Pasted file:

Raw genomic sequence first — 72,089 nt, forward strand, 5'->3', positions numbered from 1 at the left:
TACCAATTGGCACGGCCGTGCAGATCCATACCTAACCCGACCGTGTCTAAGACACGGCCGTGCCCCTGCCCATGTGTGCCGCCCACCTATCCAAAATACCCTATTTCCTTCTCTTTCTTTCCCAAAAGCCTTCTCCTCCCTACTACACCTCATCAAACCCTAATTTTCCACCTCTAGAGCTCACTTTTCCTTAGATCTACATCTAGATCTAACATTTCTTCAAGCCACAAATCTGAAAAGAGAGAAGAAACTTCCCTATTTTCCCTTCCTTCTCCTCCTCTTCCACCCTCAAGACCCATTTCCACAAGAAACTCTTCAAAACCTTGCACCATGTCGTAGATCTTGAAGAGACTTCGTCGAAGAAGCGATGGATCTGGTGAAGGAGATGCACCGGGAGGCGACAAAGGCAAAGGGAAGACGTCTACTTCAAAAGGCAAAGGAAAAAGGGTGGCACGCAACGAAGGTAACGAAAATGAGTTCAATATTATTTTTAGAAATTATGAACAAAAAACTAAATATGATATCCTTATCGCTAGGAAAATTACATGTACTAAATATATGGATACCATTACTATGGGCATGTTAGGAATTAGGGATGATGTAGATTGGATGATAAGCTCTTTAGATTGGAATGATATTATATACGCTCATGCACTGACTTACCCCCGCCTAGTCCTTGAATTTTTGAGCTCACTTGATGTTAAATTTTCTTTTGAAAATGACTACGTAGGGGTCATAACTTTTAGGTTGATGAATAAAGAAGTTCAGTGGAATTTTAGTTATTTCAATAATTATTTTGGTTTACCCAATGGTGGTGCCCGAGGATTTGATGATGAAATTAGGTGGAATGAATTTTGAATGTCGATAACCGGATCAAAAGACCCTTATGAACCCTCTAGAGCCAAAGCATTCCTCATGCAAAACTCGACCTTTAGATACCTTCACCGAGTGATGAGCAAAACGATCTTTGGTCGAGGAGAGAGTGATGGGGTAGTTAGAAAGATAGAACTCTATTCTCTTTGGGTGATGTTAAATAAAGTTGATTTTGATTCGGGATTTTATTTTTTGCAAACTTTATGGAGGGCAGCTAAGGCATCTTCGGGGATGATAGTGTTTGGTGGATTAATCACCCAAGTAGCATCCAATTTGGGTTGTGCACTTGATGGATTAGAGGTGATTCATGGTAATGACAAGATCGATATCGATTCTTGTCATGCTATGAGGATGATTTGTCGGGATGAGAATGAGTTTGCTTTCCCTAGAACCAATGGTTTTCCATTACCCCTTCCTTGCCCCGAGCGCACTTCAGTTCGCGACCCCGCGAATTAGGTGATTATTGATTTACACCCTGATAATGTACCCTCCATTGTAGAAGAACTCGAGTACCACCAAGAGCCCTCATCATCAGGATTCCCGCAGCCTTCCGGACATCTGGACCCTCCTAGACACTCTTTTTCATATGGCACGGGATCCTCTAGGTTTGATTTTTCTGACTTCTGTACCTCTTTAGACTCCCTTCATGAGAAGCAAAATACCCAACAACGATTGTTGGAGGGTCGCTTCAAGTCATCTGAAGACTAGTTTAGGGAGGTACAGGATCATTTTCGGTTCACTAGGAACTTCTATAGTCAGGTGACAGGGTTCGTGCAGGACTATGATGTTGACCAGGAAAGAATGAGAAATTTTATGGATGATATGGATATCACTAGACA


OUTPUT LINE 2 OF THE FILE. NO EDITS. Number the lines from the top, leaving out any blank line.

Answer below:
TACCAATTGGCACGGCCGTGCAGATCCATACCTAACCCGACCGTGTCTAAGACACGGCCGTGCCCCTGCCCATGTGTGCCGCCCACCTATCCAAAATACCCTATTTCCTTCTCTTTCTTTCCCAAAAGCCTTCTCCTCCCTACTACACCTCATCAAACCCTAATTTTCCACCTCTAGAGCTCACTTTTCCTTAGATCTACATCTAGATCTAACATTTCTTCAAGCCACAAATCTGAAAAGAGAGAAGAAACTTCCCTATTTTCCCTTCCTTCTCCTCCTCTTCCACCCTCAAGACCCATTTCCACAAGAAACTCTTCAAAACCTTGCACCATGTCGTAGATCTTGAAGAGACTTCGTCGAAGAAGCGATGGATCTGGTGAAGGAGATGCACCGGGAGGCGACAAAGGCAAAGGGAAGACGTCTACTTCAAAAGGCAAAGGAAAAAGGGTGGCACGCAACGAAGGTAACGAAAATGAGTTCAATATTATTTTTAGAAATTATGAACAAAAAACTAAATATGATATCCTTATCGCTAGGAAAATTACATGTACTAAATATATGGATACCATTACTATGGGCATGTTAGGAATTAGGGATGATGTAGATTGGATGATAAGCTCTTTAGATTGGAATGATATTATATACGCTCATGCACTGACTTACCCCCGCCTAGTCCTTGAATTTTTGAGCTCACTTGATGTTAAATTTTCTTTTGAAAATGACTACGTAGGGGTCATAACTTTTAGGTTGATGAATAAAGAAGTTCAGTGGAATTTTAGTTATTTCAATAATTATTTTGGTTTACCCAATGGTGGTGCCCGAGGATTTGATGATGAAATTAGGTGGAATGAATTTTGAATGTCGATAACCGGATCAAAAGACCCTTATGAACCCTCTAGAGCCAAAGCATTCCTCATGCAAAACTCGACCTTTAGATACCTTCACCGAGTGATGAGCAAAACGATCTTTGGTCGAGGAGAGAGTGATGGGGTAGTTAGAAAGATAGAACTCTATTCTCTTTGGGTGATGTTAAATAAAGTTGATTTTGATTCGGGATTTTATTTTTTGCAAACTTTATGGAGGGCAGCTAAGGCATCTTCGGGGATGATAGTGTTTGGTGGATTAATCACCCAAGTAGCATCCAATTTGGGTTGTGCACTTGATGGATTAGAGGTGATTCATGGTAATGACAAGATCGATATCGATTCTTGTCATGCTATGAGGATGATTTGTCGGGATGAGAATGAGTTTGCTTTCCCTAGAACCAATGGTTTTCCATTACCCCTTCCTTGCCCCGAGCGCACTTCAGTTCGCGACCCCGCGAATTAGGTGATTATTGATTTACACCCTGATAATGTACCCTCCATTGTAGAAGAACTCGAGTACCACCAAGAGCCCTCATCATCAGGATTCCCGCAGCCTTCCGGACATCTGGACCCTCCTAGACACTCTTTTTCATATGGCACGGGATCCTCTAGGTTTGATTTTTCTGACTTCTGTACCTCTTTAGACTCCCTTCATGAGAAGCAAAATACCCAACAACGATTGTTGGAGGGTCGCTTCAAGTCATCTGAAGACTAGTTTAGGGAGGTACAGGATCATTTTCGGTTCACTAGGAACTTCTATAGTCAGGTGACAGGGTTCGTGCAGGACTATGATGTTGACCAGGAAAGAATGAGAAATTTTATGGATGATATGGATATCACTAGACA